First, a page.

Moody Radio listener:

It becomes very confusing, Amel-Marduk is Nebuchadnezzar’s son and then Nabonidus, I can’t figure where he’s at?

Dr Michael Rydelnik:

He is the king who came third after Nebuchadnezzar.

 

 

Passages to be considered:

Psalms 103

12 As far as the east is from the west, so far hath he removed our transgressions from us.  -kjv

1 Corinthians 3

10 According to the grace of God which is given unto me, as a wise masterbuilder, I have laid the foundation, and another buildeth thereon. But let every man take heed how he buildeth thereupon. 11 For other foundation can no man lay than that is laid, which is Jesus Christ. 12 Now if any man build upon this foundation gold, silver, precious stones, wood, hay, stubble; 13 Every man’s work shall be made manifest: for the day shall declare it, because it shall be revealed by fire; and the fire shall try every man’s work of what sort it is. 14 If any man’s work abide which he hath built thereupon, he shall receive a reward. 15 If any man’s work shall be burned, he shall suffer loss: but he himself shall be saved; yet so as by fire.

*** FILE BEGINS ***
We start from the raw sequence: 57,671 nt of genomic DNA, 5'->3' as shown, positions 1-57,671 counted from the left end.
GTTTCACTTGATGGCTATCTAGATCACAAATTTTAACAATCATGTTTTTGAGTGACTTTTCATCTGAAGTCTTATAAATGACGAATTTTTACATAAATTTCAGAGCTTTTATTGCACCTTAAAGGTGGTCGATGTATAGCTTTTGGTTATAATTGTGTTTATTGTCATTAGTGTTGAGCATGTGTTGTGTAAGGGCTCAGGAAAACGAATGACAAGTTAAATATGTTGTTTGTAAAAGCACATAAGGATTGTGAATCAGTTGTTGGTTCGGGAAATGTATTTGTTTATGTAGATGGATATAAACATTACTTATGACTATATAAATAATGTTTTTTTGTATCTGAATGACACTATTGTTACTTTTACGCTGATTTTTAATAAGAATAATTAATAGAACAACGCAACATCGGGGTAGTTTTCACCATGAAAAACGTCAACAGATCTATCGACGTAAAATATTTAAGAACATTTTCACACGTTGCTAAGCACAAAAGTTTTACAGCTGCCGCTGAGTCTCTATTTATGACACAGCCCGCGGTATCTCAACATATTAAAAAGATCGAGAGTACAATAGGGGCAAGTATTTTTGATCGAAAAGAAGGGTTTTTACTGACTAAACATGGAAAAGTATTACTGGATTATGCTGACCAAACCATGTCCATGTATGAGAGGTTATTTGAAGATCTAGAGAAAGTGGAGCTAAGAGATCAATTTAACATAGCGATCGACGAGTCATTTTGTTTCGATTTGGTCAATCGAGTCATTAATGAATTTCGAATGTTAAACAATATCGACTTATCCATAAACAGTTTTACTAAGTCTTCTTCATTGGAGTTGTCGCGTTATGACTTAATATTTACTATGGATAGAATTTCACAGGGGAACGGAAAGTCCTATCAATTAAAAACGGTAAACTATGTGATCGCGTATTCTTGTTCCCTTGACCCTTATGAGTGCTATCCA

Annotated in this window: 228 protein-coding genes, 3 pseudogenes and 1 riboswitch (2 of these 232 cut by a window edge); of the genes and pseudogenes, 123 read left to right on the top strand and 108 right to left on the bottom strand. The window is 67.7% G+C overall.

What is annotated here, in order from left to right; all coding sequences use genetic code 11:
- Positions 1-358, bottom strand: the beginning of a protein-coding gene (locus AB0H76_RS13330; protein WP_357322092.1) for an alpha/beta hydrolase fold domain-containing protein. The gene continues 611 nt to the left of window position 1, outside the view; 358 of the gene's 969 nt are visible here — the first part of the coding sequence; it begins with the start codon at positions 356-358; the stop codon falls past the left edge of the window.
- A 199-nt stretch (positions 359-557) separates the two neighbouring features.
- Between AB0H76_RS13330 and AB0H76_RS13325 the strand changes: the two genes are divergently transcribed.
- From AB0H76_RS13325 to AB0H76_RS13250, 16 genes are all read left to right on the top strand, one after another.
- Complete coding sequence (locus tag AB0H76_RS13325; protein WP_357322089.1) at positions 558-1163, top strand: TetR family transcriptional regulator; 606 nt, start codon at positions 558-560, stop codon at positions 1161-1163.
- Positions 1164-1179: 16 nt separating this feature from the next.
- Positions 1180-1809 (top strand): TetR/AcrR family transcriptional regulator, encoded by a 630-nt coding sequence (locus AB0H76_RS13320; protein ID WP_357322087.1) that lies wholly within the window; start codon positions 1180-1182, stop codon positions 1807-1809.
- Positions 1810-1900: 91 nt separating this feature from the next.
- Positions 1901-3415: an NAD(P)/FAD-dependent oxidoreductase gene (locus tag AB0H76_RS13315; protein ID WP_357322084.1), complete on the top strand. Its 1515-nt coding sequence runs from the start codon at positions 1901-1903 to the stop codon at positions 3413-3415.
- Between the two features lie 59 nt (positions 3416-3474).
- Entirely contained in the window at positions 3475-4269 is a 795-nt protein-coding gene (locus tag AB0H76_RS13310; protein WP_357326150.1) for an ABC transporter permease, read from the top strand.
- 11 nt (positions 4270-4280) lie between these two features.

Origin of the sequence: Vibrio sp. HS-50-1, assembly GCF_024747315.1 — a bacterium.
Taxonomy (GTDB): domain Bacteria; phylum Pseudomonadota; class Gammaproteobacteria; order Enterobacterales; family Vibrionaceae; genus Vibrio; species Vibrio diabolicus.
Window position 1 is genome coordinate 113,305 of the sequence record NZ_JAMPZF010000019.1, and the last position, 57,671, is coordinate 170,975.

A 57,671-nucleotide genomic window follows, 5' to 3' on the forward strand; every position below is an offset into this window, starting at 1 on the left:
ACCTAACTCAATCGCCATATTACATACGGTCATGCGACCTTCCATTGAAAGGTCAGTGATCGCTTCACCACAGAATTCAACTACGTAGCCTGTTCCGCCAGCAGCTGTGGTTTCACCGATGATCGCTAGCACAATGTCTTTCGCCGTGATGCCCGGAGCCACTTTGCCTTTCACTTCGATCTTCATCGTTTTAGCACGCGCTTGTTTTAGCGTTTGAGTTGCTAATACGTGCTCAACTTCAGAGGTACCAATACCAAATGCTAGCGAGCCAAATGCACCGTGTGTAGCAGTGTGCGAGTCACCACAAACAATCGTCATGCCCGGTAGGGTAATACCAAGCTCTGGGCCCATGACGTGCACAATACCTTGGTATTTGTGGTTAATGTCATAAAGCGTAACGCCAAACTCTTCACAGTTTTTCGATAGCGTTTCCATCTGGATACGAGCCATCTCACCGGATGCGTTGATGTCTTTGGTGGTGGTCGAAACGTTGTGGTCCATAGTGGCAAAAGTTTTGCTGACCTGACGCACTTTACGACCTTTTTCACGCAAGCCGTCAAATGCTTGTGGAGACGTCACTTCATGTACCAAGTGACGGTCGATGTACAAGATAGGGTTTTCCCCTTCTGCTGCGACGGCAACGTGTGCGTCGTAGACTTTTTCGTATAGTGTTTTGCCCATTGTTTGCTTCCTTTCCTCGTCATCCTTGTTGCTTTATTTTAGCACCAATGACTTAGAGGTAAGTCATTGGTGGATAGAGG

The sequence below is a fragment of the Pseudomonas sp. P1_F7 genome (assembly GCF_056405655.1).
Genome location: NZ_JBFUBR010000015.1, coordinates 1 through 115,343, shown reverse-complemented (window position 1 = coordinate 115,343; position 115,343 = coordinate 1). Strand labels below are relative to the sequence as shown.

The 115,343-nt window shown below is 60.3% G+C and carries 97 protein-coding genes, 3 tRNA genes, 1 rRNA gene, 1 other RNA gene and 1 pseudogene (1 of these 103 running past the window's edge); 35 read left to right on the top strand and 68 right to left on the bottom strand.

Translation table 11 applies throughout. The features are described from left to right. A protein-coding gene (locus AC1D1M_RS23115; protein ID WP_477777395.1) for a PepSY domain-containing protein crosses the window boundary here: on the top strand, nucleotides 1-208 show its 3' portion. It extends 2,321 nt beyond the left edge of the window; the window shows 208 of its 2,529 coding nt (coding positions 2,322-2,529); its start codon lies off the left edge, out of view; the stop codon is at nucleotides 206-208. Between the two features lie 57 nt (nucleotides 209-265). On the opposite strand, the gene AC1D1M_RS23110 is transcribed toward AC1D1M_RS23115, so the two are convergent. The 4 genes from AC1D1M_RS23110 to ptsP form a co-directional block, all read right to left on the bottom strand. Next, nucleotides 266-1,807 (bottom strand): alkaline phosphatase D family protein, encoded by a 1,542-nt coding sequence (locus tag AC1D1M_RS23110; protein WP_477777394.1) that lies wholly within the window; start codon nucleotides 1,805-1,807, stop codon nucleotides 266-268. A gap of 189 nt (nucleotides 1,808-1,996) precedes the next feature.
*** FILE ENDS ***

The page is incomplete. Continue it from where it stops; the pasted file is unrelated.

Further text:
-kjv

2 Corinthians 5

10 For we must all appear before the judgment seat of Christ; that every one may receive the things done in his body, according to that he hath done, whether it be good or bad.  -kjv

Question from moody radio listener on March 4, 2017: